One potential caveat that could drive CRT issuance higher sooner would be the possibility that FHFA could delay the implementation date of the new capital rule while the current one is under review by newly nominated leadership. There is existing comparable precedent for this as the Consumer Finance Protection Bureau delayed implementation of new Qualified Mortgage definitions and rules prior to implementation. If FHFA were able to delay implementation of the capital rules, the GSEs would likely revert back to the Conservatorship Capital Framework in the interim. An adoption of the CCF would likely pave the way for increased CRT issuance sooner than would otherwise happen under a completely revised capital rule.
Absent the ability to revert to the CCF framework, supply of CRT may continue to be constrained for the near term but could grow quickly if a reversal of the existing capital aligned more closely with the 2018 draft proposal. And while it is difficult to project how new FHFA leadership may view CRT, it seems likely that any new regime should have a more constructive view on the programs than former Director Calabria. It seems plausible that if revised capital rules looked more favorably on CRT, it could encourage Fannie Mae to return to issuing CRT not only on future production but potentially on existing loans held in the guaranty book originated since the beginning of last year, where Fannie is likely still holding the majority, if not all, of the credit risk.
Any intimation that these capital rules may be relaxed would likely be a significant spread widening event for existing CRT as the looming supply technical would likely weigh heavily on spreads. Fannie Mae’s gross issuance of CRT eligible loans since the beginning of last year has totaled just over $1.6 trillion in notional unpaid principal balance. While it’s difficult to ascertain what that translates to in terms of credit risk held by Fannie Mae today given prepayments and potential recapture of those loans over time, it’s plausible that the enterprise may still be holding a substantial amount of the credit risk on their gross issuance since the CAS program was suspended.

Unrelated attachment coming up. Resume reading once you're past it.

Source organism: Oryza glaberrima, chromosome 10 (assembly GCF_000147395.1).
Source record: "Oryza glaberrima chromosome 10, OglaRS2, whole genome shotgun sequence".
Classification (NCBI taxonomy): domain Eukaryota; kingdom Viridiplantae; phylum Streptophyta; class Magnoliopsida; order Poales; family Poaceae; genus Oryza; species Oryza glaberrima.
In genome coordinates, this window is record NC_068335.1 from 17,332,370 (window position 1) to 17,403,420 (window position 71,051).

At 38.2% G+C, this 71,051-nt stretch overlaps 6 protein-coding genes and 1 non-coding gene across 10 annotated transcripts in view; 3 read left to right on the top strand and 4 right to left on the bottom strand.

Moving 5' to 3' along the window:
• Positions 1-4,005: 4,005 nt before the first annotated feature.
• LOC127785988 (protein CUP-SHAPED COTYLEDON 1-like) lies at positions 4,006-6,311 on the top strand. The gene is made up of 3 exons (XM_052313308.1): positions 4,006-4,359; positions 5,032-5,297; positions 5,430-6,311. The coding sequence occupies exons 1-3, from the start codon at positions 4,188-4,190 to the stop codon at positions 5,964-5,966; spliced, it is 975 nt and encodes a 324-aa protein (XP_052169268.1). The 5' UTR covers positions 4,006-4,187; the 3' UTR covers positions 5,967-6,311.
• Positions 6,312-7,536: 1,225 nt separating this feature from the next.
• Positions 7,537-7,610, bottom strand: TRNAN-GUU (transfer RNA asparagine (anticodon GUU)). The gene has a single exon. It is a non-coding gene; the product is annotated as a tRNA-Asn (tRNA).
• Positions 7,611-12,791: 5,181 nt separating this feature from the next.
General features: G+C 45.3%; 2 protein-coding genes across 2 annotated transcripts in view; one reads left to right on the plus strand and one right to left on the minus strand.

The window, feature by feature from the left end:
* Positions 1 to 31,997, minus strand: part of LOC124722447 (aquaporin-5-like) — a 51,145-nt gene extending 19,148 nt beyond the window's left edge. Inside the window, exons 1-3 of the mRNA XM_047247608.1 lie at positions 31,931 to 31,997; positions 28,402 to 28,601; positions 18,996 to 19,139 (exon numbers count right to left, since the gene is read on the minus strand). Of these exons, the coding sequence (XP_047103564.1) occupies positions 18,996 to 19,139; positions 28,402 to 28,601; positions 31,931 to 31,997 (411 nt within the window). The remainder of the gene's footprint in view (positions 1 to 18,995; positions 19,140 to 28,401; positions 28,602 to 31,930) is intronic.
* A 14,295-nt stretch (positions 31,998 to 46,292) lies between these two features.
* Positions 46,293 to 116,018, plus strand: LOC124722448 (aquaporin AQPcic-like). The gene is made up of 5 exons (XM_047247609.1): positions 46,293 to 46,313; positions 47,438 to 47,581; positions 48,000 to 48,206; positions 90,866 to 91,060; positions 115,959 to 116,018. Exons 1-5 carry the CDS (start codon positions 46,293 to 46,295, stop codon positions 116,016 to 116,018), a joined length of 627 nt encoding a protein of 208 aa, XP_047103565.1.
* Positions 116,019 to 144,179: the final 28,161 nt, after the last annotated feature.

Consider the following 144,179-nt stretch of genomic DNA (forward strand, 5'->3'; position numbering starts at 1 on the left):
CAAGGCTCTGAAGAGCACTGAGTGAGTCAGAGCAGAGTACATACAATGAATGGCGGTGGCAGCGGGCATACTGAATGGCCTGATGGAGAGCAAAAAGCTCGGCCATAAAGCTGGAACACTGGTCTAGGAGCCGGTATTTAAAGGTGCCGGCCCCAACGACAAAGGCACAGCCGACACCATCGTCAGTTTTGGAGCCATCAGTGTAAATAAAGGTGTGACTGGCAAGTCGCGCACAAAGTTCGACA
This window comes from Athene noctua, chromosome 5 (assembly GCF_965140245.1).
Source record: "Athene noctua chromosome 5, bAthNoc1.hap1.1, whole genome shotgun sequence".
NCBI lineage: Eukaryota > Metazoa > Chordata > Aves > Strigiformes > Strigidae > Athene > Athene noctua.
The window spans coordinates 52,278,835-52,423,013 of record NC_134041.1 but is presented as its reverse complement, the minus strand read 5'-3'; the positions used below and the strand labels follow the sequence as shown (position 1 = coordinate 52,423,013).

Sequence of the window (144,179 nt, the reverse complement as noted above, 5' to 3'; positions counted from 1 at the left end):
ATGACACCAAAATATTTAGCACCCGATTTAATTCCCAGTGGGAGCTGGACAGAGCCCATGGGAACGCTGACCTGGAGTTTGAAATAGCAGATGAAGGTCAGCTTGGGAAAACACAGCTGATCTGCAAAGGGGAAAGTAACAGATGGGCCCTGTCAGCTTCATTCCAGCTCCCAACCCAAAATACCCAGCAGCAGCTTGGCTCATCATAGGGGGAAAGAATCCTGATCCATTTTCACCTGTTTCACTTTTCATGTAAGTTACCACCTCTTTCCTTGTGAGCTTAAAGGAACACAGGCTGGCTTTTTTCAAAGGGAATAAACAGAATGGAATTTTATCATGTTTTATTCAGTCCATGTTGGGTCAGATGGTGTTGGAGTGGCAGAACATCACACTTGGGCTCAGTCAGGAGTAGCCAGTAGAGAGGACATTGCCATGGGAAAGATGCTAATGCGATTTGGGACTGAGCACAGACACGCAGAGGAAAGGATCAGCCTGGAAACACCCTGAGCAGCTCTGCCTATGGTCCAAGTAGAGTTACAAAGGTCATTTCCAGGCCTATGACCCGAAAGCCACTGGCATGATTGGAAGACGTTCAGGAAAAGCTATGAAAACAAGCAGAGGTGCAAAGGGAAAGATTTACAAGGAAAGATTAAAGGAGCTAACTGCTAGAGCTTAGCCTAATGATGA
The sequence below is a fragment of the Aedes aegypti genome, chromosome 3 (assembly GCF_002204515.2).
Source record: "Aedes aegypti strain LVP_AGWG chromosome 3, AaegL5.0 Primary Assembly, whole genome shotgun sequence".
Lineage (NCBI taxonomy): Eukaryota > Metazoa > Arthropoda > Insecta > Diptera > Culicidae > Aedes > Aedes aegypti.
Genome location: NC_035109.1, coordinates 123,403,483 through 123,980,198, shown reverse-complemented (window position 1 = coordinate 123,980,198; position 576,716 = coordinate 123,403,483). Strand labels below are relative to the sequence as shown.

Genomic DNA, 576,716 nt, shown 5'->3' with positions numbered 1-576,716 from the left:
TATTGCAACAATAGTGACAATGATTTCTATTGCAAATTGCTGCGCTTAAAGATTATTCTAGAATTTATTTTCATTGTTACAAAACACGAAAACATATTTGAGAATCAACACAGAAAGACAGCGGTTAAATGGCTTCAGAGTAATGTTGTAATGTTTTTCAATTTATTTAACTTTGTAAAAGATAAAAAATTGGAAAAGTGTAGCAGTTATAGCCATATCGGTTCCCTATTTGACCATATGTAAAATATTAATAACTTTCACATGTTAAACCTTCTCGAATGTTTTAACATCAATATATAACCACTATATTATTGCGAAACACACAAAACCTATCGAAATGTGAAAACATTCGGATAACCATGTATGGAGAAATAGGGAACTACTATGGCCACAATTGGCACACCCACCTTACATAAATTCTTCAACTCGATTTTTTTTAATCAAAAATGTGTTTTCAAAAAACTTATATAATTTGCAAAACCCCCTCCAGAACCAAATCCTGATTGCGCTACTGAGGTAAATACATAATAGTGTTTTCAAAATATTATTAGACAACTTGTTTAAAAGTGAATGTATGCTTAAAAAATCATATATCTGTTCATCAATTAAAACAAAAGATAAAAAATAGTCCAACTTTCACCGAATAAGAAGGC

A risk transfer of 250 bp on the $1.6 trillion of gross notional would translate to approximately $40 billion in new CRT. According to FHFA, the float of outstanding CRT totaled slightly less than $50 billion as of February of this year. As a result, any meaningful move to transfer this risk to the capital markets could roughly double the outstanding float of CRT. If Fannie Mae were asked to transfer risk on this portion of the guaranty book, Fannie Mae would likely have to do so through multiple channels, potentially relying more on insurance counterparties through their CIRT program and less so on capital markets issuance. And while conservative estimates suggest it could take as long as a year to eighteen months before new capital rules could be formally introduced, issuance may begin to rise ahead of that if it is generally held that new rules appear likely to be enacted or if FHFA is able to delay implementation of the existing rule.
— Chris Helwig
There are two primary restrictions the current FHFA director has placed on the GSE’s multifamily business that are explicitly mentioned in the January amendment to the PSPAs:
- Each GSE is subject to an $80 billion cap on their purchase activity for multifamily mortgages in any 52-week period. Those $80 billion caps for 2020 were lowered to $70 billion for 2021, but the $80 billion amount is written into the January amendments, along with an allowance for the cap to be indexed to CPI on a yearly basis.
- At least 50% of the multifamily mortgage assets acquired must satisfy their mission-driven guidelines for affordable housing. This amount is written into the January amendments and is up from the 37.5% that was required to be mission-driven in 2020.
These restrictions so far have not had a significant impact on the GSEs multifamily business. Both Fannie and Freddie have been acquiring multifamily mortgages right up to the proscribed caps for the past two years. This could be material going forward, since the growth in the proportion of renters is projected to outpace that of homeowners over the next two decades. These renters are expected to be heavily skewed towards low- to moderate-income households and multifamily tenants. Raising the caps would allow the GSEs to deepen their support of the market, while still fulfilling their mission-driven commitments.
— Mary Beth Fisher, PhD
Brian Landy, CFA